Anterior cervical discectomy and fusion

CTJ:

Cervicothoracic junction

EMG:

Electromyogram

MR:

Magnetic resonance

MRI:

Magnetic resonance imaging

PEEK:

Polyether ether ketone

RLN:

Recurrent laryngeal nerve instance

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Acknowledgements

We would like to thank Mr. Konstantinos Volanis for his assistant in editing the illustrations of this manuscript.

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No funding was received for this study.

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KMT and SIK were involved in the conception of the work. KMT, KAB and AGK were involved in acquisition and interpretation of data. KMT, TIP and EDS have drafted the work. SIK, GPM and DES have substantively revised the work. All authors red and approved the final manuscript.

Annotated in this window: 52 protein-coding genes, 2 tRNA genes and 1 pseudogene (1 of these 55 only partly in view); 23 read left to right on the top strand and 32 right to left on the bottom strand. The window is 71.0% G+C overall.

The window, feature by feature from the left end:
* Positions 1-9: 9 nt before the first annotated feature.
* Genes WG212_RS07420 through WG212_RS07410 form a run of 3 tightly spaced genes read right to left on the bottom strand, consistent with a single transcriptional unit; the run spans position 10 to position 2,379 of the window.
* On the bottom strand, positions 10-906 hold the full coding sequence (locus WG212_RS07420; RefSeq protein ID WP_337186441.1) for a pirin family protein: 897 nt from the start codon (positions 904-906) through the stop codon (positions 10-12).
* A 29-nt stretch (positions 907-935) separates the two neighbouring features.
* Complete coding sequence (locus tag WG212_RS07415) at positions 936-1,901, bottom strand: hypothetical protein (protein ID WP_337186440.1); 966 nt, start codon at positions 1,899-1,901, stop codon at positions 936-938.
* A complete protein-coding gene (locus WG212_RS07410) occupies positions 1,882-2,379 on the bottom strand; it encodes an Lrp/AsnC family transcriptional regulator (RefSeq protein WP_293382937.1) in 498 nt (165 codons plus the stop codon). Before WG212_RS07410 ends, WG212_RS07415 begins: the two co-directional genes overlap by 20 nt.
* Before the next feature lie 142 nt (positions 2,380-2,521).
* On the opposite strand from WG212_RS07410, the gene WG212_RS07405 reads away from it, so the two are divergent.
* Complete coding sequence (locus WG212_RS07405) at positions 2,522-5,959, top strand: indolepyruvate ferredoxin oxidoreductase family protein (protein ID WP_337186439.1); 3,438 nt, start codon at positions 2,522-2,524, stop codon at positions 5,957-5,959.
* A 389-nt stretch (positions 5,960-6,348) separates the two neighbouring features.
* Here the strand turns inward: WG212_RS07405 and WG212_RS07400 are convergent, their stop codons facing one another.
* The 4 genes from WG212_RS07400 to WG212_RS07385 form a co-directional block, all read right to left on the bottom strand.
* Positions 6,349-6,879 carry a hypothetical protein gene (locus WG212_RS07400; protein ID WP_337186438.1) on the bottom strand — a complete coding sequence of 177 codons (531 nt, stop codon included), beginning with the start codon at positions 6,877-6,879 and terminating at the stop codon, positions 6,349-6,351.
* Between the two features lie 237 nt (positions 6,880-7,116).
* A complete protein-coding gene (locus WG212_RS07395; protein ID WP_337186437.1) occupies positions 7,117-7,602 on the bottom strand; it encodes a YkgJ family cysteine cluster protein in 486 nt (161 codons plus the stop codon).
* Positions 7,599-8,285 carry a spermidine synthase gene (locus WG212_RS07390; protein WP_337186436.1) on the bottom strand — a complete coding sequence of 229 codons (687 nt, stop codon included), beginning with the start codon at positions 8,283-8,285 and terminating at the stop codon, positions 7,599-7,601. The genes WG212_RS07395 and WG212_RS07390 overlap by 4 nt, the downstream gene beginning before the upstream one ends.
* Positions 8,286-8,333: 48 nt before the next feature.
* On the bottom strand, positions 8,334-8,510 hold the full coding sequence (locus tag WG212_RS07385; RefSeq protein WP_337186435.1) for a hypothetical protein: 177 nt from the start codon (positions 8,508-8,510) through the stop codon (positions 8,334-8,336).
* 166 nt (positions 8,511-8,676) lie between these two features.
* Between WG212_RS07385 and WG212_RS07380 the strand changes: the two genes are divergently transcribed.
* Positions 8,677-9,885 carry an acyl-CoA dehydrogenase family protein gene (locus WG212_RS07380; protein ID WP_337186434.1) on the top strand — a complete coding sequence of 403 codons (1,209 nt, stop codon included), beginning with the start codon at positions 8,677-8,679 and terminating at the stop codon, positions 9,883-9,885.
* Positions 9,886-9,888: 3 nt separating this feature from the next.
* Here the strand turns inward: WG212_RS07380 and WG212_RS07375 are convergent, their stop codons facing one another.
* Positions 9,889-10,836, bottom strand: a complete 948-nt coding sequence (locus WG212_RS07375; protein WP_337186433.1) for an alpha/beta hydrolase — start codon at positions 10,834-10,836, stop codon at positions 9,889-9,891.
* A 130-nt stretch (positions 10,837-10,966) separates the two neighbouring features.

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Correspondence to Konstantinos M. Themistoklis.

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Themistoklis, K.M., Korfias, S.I., Papasilekas, T.I. et al. Anterior Cervical Discectomy and Fusion combined with thyroid gland surgery, a tailored case and literature review. BMC Musculoskelet Disord 20, 629 (2019). https://doi.org/10.1186/s12891-019-2997-y

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Keywords

  • ACDF
  • Anterior cervical Discectomy and Fusion
  • C7/T1 anterior discectomy
  • Cervicothoracic junction
  • Hemithyroidectomy